In the spiderweb covered porch light, Alberik Prat’s face is swollen and red. The skin across his forehead his dry and has fallen away in little patches exposing the smooth white bone underneath it. When he talks his teeth click and they sound like rats chewing and clawing in your walls at night.

” Go away.” I say ” there’s nothing for you to eat here. ”

” Please. ” he says, ” I am so cold and I just want a little rest. ”

When I don’t say  no right away he drops a little lower.

” You can’t come in. I won’t let you. Not after what you did to us. Go back to your grave and sleep with the worms- if they’ll have you. ”

Alberik wants to yell, he wants to gnash his teeth, he wants to scare me to death- but he can’t do that again.

” Vampires. ” I tell him. ” Belong in their graves. Not on porches begging for a bite. ”

” And ghosts ” Alberik hisses ” are full of themselves. ”

I close the door and I hear  Alberik scuttles across the roof and back into the darkness, where I suppose we both really belong.

 

 

 

Florrie

Putting My Feet In the Dirt #3 Prompt Crispy and Crunchy

Ludwig Sigmundt

Florrie Herold dressed in her finest mourning dress strolls through the botanical gardens miles away from where she actually lives.

She enjoys her journey to the gardens, she never waves at the people she knows but she does bow her head a bit and  gently smiles the way all well mannered ladies do.

When she arrives at the gardens she always stops at the gate and with her eyes closed she takes a deep breath. She slowly opens her eyes and with her heart hammering in her chest and her cheeks flushed with just a trace of pink she steps through the gates and heads for her favorite part of the Garden.

Florrie tries to not rush to the Garden where the flowers- the delicate flowers- are grown and cared for by gardeners with rough and calloused hands. She tries to not smile to broadly, she hopes that her eyes are not shining  because when they shine Florrie’s eyes start to burn and when they do there is nothing lady like about them at all.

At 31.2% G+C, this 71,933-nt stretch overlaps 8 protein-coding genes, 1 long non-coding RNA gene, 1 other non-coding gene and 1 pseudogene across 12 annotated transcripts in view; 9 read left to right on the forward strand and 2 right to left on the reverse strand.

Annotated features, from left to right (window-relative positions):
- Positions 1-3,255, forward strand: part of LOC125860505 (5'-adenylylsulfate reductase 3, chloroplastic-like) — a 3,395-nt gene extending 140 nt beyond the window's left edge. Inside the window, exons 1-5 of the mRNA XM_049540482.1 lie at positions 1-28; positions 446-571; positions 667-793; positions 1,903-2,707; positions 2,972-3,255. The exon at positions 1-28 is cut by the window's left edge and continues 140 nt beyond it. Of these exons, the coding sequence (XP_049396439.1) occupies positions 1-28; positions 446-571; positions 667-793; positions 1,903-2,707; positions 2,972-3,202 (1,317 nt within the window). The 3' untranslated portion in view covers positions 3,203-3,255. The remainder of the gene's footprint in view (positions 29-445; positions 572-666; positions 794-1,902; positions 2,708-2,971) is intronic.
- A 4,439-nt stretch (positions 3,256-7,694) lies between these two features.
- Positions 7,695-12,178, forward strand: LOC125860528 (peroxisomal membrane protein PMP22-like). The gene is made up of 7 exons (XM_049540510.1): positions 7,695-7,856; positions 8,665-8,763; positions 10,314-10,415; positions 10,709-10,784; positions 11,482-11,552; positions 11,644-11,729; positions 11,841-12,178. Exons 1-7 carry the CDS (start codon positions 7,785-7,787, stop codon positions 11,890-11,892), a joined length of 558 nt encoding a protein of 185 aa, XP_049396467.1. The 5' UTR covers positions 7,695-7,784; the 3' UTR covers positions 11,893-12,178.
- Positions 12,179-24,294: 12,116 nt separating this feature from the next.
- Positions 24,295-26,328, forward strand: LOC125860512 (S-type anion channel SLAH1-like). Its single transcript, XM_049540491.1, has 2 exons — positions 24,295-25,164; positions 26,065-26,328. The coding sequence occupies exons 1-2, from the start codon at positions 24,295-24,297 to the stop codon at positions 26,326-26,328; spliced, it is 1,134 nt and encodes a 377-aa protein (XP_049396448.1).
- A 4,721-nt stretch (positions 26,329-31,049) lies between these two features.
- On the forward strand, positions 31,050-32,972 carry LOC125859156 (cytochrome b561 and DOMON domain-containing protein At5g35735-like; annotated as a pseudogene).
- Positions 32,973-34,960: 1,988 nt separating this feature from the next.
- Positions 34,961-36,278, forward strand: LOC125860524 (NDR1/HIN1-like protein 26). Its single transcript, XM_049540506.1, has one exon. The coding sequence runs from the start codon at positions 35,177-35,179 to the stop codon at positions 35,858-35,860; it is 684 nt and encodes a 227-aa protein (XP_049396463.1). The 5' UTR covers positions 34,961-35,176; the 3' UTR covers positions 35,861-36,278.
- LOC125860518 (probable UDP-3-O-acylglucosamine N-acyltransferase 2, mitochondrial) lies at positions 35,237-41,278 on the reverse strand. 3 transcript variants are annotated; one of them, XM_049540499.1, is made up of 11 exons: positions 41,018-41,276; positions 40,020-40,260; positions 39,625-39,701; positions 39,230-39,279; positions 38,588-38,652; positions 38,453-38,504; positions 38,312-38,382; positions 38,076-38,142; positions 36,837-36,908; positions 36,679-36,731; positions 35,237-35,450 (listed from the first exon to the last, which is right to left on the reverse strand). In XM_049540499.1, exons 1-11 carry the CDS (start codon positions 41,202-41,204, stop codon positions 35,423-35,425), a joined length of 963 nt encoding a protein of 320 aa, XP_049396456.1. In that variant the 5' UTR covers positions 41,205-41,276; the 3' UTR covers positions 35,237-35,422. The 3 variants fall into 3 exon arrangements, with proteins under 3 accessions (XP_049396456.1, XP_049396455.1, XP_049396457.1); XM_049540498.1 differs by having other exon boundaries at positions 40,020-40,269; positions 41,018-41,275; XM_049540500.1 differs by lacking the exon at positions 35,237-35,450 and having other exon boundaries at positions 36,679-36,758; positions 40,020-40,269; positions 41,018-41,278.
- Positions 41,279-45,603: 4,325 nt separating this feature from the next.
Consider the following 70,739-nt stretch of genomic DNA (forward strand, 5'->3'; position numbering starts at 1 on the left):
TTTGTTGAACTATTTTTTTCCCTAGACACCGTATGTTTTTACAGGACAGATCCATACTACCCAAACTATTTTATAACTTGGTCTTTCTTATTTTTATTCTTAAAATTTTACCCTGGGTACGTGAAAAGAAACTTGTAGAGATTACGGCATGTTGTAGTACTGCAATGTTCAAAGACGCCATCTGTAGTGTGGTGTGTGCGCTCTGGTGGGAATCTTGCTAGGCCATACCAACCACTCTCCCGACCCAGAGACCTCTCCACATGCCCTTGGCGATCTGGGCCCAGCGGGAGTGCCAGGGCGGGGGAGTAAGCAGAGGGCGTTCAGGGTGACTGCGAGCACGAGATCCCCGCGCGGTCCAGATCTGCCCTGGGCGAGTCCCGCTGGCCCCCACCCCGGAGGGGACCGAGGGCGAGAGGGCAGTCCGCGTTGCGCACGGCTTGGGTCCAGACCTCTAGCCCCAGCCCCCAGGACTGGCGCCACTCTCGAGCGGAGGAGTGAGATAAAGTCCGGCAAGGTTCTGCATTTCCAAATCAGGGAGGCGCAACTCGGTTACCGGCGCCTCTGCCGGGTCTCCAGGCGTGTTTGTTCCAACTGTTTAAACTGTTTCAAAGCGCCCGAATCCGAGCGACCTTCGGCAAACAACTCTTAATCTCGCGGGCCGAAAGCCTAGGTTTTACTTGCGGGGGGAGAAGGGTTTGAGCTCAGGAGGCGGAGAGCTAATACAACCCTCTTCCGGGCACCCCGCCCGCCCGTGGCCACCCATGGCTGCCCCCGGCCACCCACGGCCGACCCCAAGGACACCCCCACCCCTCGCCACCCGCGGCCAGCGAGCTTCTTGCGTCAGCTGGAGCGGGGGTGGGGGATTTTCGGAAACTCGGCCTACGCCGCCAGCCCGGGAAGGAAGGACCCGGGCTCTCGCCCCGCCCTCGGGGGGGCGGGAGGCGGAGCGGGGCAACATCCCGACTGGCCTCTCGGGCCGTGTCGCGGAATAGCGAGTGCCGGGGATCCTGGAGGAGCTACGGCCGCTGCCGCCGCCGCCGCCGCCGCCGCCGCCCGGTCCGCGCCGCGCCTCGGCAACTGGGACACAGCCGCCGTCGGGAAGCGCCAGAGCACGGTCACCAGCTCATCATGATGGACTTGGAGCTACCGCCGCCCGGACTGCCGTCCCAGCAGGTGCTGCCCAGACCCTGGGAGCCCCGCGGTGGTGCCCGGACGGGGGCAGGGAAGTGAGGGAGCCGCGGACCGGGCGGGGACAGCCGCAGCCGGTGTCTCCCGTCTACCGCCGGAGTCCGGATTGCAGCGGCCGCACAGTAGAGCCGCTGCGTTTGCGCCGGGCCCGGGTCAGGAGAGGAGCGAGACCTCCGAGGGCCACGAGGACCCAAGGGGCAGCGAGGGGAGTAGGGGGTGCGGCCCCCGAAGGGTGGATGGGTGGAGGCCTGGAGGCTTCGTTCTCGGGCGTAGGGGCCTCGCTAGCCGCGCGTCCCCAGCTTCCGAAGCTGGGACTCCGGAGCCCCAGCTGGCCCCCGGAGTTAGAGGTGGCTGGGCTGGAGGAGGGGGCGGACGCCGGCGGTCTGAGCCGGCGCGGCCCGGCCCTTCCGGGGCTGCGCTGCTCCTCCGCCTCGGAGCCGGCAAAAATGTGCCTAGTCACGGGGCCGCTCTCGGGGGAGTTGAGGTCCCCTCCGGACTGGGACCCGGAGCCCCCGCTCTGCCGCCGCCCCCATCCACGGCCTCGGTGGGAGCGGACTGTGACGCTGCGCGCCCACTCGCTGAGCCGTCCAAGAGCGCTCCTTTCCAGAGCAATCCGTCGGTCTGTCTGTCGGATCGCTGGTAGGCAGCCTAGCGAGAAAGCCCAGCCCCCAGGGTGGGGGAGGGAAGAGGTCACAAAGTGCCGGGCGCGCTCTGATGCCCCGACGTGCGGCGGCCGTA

At last she arrives to where the flowers live and  when she does she hardly knows which way to turn first. But she finally does- after savoring seconds of delicious expectation and passion and she makes her way from one plant to the next.

She stops here and there and sometimes she reaches out and almost touches the blooms but at the last second she draws her hand away, she steps back and then like a cloud floating across the face of the Sun she reaches out and snaps a petal, sometimes a leaf from her carefully selected victim.

She holds the petal, sometimes the leaf up to her slightly disfigured victim and when she is sure she has it’s undivided attention, her lip curls, she opens her mouth and she puts the blossom into her mouth and chews it so very slowly.

Sometimes she spits it out and sometimes she swallows it but she never fails to draw her finger along the the flower’s stems and she she says, ” I’ll be back later. I promise. ”

Sometimes though, Florrie Herold, ever the lady dressed in her best Mourning dress simply rips the petals from the flowers and drops them carelessly, even thoughtlessly to the ground.